News release: Report finds Blaine water supply wells were primary cause of nearby domestic well interferences during summer 2022

June 27, 2023

City to work with DNR and affected well owners on settlement

An investigation by the Minnesota Department of Natural Resources has concluded that the water supply wells for the city of Blaine were the primary cause of supply issues in nearby domestic wells during the summer of 2022. A DNR report released today includes the investigation of 50 individual complaints from private well owners in the Blaine and Ham Lake area and found 47 of those complaints to be valid.

All 47 residents with valid complaints have had their water supply restored. At the time residents began reporting problems, three of the wells the city was operating were unpermitted. The city stopped pumping from those three wells after DNR informed them that the wells were not authorized for use. Two golf course irrigation wells were each found to be minor contributors to one residential well interference (one each).

A well interference occurs when a pump draws groundwater from a well (typically a deep well of a higher volume water user), causing the water level in the surrounding aquifer to go down and resulting in a lack of water available to shallower wells (typically private domestic wells). 

Groundwater aquifers in the Blaine and Ham Lake area are strongly connected to each other. Because of these connections, pumping large volumes of water from one part of the aquifer system can cause water levels to drop several miles away.

“Like many growing communities, the city of Blaine has been seeking to expand water supply sources to meet the increased water demands of its community,” said DNR Conservation Assistance and Regulation Section Manager Randall Doneen. “Expansion of water supplies is difficult and complex, especially when a growing community has many neighboring private domestic wells.”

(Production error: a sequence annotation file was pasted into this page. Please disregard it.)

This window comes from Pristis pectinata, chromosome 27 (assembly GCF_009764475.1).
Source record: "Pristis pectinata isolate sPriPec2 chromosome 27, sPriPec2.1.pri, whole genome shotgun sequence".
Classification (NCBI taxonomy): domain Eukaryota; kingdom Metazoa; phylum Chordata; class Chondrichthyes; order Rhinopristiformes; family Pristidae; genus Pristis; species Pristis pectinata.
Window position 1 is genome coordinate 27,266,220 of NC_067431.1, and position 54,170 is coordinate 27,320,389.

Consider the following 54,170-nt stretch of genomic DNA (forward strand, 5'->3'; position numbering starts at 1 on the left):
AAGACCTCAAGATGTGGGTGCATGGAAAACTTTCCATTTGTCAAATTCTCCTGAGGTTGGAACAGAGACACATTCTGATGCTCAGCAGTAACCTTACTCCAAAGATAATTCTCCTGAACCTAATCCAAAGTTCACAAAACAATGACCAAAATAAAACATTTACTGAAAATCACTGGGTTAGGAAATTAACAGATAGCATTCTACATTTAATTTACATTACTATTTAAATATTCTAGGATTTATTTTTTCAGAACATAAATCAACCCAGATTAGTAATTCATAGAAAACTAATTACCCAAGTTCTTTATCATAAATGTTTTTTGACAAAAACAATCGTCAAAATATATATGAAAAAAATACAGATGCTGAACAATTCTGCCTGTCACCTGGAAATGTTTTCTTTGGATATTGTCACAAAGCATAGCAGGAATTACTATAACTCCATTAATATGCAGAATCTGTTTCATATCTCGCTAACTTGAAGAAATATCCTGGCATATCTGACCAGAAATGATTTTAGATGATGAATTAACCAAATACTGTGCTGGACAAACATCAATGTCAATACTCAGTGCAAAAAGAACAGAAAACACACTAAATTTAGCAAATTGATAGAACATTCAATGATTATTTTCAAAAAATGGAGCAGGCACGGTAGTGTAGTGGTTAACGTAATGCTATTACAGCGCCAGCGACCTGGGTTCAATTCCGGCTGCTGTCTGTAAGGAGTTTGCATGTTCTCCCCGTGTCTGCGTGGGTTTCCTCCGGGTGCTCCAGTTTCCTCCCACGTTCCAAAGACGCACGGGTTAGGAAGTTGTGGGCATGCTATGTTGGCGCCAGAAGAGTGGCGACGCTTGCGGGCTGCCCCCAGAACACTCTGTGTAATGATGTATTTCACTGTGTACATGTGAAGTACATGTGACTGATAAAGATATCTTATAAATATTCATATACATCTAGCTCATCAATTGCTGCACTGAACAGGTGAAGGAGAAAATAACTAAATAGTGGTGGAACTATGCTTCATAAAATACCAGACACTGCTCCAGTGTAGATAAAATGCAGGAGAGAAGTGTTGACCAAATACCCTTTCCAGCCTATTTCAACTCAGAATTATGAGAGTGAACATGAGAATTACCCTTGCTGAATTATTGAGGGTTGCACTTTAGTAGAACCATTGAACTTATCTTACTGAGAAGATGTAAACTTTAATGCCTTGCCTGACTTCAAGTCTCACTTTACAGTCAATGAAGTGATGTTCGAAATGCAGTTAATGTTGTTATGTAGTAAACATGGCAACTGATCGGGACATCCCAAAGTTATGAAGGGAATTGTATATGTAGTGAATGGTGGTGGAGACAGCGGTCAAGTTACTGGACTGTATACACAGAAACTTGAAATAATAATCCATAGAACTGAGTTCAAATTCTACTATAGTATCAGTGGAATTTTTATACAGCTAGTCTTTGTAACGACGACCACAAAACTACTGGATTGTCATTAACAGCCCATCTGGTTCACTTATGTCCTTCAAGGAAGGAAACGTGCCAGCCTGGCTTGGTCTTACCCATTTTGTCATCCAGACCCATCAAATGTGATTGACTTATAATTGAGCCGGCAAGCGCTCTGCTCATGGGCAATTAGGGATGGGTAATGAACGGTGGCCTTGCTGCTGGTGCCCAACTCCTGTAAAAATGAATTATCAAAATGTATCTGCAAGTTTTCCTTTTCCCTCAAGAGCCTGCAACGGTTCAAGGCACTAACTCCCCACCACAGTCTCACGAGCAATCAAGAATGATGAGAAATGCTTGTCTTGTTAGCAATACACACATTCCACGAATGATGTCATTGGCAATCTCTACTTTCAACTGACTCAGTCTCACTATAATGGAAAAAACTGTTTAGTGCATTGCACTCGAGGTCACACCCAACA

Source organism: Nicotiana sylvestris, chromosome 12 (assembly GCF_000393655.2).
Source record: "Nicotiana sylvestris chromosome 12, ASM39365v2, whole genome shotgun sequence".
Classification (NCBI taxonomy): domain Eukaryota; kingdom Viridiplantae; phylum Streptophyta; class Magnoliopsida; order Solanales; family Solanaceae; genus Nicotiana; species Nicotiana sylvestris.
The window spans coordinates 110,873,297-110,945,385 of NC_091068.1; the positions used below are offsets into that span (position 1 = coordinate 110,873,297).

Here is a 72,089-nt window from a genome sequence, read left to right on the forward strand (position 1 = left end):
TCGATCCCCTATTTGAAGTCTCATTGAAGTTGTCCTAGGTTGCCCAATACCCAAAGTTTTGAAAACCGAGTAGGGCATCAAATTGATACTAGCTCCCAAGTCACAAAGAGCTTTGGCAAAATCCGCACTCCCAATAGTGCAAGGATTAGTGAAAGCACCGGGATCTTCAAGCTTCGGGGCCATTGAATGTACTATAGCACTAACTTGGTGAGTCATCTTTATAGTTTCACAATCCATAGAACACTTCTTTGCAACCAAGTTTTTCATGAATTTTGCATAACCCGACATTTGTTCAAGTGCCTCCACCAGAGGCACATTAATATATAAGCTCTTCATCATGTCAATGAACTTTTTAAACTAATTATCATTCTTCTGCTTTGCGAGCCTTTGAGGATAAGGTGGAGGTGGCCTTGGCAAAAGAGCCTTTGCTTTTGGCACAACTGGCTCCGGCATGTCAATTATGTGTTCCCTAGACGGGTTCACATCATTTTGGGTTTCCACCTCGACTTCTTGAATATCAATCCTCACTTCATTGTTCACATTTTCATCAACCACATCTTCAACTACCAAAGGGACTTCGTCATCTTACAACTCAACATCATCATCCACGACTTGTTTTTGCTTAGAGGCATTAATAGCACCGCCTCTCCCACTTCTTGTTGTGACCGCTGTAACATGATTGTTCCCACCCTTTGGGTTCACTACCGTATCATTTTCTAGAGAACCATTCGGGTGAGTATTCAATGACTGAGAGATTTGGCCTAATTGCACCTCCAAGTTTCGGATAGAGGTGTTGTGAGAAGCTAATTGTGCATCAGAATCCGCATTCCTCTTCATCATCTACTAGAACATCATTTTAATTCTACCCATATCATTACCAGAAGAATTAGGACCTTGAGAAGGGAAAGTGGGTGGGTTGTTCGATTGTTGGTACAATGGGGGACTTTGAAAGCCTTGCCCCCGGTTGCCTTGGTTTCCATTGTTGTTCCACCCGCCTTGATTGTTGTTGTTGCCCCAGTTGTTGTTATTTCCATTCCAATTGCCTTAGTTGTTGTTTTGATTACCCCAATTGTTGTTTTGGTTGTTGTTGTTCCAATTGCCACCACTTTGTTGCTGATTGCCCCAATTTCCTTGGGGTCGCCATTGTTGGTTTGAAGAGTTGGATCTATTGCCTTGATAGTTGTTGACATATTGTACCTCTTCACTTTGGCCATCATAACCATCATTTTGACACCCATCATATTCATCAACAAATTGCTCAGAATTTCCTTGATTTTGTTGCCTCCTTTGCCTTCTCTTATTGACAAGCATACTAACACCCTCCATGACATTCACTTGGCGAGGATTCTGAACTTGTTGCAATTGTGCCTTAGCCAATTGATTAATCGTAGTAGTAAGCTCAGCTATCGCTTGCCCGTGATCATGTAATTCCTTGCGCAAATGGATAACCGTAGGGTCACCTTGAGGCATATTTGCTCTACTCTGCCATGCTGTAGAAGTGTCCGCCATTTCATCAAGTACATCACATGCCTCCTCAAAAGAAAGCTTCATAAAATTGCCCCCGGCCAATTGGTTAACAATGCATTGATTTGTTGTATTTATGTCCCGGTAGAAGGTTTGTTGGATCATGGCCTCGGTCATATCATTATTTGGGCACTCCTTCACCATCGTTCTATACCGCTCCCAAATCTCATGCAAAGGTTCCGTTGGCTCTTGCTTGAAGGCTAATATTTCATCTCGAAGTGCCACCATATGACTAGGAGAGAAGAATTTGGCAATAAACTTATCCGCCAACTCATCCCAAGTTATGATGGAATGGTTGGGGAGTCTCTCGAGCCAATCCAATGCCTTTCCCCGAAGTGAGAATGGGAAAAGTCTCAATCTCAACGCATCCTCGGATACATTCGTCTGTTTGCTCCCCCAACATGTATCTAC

“Blaine has worked closely with independent consultants and the DNR over the last several years as the city has enhanced our water infrastructure,” Blaine spokesperson Ben Hayle said. “The city has been anticipating the completion of this DNR investigation and is ready to continue to work with private well owners to mitigate impacts that are determined to be related to the city’s growing water infrastructure. Blaine is committed to responsibly providing high quality water service to our growing municipal customer base while also protecting private well owners."

The DNR has issued letters to the city, the two golf courses, and the complainants to provide the results of the investigation and initiate a well interference settlement process. Over the next 30 days, the DNR will assist the city, the two golf courses and the individual complainants as they seek to negotiate monetary settlements for the costs incurred to restore residential water supplies.

The DNR also continues to investigate 24 additional complaints in the area. Anyone who owns a private well in the Blaine/Ham Lake area and has had water supply problems that they believe are due to high-capacity pumping should contact Claudia Hochstein at the DNR, at 651-259-5034.

“Minnesota water law requires the DNR to protect domestic water supplies,” Doneen said. “Municipal and private domestic water supplies – water for drinking, bathing and sanitation – are by law the highest-priority water use. While we know the city certainly didn’t intend to cause negative impacts on private domestic wells, this situation underscores the reality that Minnesota’s water supplies are not unlimited.”

Additional information regarding this matter, including an informational video, are available on the DNR website.

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